Published: Aug. 4, 2011
Updated: Aug. 4, 2011
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By Duke Medicine News and Communications
A discovery by scientists at Duke University Medical Center and Johns Hopkins University could increase the chances for an effective combination of drug therapy to treat the second most common type of brain tumor.
For years scientists have been looking for the primary cancer genes involved in the development of oligodendrogliomas. Scientists knew the two chromosomes that held the probable mutations, but not the particular gene information.
Now scientists at Duke and Johns Hopkins have discovered the most likely genetic mutations that researchers have been hunting for on chromosomes 1 and 19. These genes were difficult to find until the technology improved, said Hai Yan, MD, PhD, Duke associate professor of pathology and co-corresponding author of the study.
"The team used whole genome sequencing technology so that no genes would be excluded, and we found to our surprise that one gene, on chromosome 19, was mutated in six out of the seven initial tumor specimens we sequenced," Yan said. "A mutation frequency of 85 percent is very high."
The study was published in the August 4 ahead-of-print issue of the journal Science.
"Whenever we find genes mutated in a majority of tumors, it is likely that the pathway regulated by that gene is critical for the development and biology of the tumor," says Nickolas Papadopoulos, PhD, co-corresponding author and associate professor of oncology at the Johns Hopkins Kimmel Cancer Center.
The finding of two additional new genes involved in oligodendrogliomas increases the chances for an effective combination drug therapy for the tumor, Yan said. He envisions a combination cocktail of drugs similar to the combination-drug treatments taken by HIV patients that would target different pathways involved in cancer, and assist in reducing the chance of relapsing, increasing odds of success.
The genes they identified are tumor suppressor genes. The cancer-related pathways that involve these genes could become targets for future treatments, Yan said.
"Tumor suppressor genes like the ones we found, CIC or FUBP1, won't be targeted directly by small molecules, because the mutated gene products result in loss of function, but the pathways that these genes are involved in could be targeted," Yan said.
"Another very important feature is that the genes could be used as biomarkers to distinguish this type of cancer from other types of brain tumors."
The researchers found CIC on chromosome 19 and FUBP1 on chromosome 1 based on an initial study of seven oligodendrogliomas; they found six mutations and two mutations, respectively, in the seven tumors.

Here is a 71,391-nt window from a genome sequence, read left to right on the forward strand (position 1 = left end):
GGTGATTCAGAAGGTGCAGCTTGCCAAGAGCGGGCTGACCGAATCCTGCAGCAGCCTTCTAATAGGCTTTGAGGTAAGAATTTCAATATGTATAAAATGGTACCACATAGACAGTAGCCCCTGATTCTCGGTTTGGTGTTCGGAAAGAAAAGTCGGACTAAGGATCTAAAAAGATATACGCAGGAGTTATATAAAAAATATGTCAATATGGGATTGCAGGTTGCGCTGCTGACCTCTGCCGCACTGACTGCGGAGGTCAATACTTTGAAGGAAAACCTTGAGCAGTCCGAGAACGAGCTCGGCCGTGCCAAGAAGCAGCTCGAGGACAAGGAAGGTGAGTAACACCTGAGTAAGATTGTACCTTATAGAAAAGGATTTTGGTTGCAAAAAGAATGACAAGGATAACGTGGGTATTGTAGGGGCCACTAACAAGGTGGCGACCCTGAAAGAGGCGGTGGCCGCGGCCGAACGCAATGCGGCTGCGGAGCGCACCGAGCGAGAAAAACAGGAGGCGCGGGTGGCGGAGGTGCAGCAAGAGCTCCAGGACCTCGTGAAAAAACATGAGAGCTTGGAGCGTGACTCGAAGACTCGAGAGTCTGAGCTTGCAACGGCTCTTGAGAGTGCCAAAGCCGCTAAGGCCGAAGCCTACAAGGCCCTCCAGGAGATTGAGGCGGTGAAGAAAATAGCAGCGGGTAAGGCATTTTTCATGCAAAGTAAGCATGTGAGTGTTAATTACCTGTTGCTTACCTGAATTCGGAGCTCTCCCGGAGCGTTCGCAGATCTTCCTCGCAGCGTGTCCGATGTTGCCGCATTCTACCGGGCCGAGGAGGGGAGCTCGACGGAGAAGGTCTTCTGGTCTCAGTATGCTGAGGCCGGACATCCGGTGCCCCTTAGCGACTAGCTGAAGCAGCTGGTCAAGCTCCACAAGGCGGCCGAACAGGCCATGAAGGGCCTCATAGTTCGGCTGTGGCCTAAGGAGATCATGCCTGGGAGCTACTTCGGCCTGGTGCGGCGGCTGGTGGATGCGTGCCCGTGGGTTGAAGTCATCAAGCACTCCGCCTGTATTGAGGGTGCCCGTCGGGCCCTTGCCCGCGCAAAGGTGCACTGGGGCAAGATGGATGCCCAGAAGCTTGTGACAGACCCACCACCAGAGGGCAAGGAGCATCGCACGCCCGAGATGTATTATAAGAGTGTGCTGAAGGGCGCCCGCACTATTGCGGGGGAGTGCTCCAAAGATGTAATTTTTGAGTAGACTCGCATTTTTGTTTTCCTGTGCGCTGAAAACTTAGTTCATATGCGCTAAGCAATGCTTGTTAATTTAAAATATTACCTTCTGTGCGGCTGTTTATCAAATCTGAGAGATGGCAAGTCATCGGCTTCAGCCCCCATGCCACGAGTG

Further study of 27 more of these tumors showed that there were 12 and three mutations of CIC and FUBP1, respectively. The two genes were rarely mutated in other types of cancers, indicating that they are oligodendroglioma-specific genes.
These tumors also contained a glioma (brain tumor) gene mutation identified earlier by Yan and colleagues, the IDH mutations.
Other authors included Darell Bigner and Roger McLendon of the Preston Robert Tisch Brain Tumor Center at Duke, the Pediatric Brain Tumor Foundation, and the Department of Pathology at Duke, as well as co-corresponding authors Bert Vogelstein and Kenneth Kinzler of the Ludwig Center for Cancer Genetics and Howard Hughes Medical Institutions at Johns Hopkins Kimmel Cancer Center, and lead author Chetan Bettegowda, chief resident in the Department of Neurosurgery at Johns Hopkins in Baltimore.
Other authors were from the Department of Neurosurgery, the Department of Otolaryngology-Head and Neck Surgery, and the Department of Pathology at the Johns Hopkins Medical Institutions; the Department of Neurosurgery at the University of Texas MC Anderson Cancer Center and Baylor College of Medicine, and the Department of Neurology at the University of Sao Paulo in Brazil.
Funding came from the Virginia and D.K. Ludwig Fund for Cancer Research, the Pediatric Brain Tumor Foundation Institute, the Duke Comprehensive Cancer Center Core, the Burroughs Wellcome Fund, The James S. McDonnell Foundation, Fundacao de Amparo a Pesquisa do Estado de Sao Paulo, grants, the NCI Division of Cancer Prevention and NIH contracts, and an NIH/NCI National Research Service Award.
Under agreements between the Johns Hopkins University, Genzyme, Exact Sciences, Inostics, Qiagen, Invitrogen and Personal Genome Diagnostics, some of the Johns Hopkins researchers are entitled to a share of the royalties received by the University on sales of products related to genes and technologies described in this manuscript.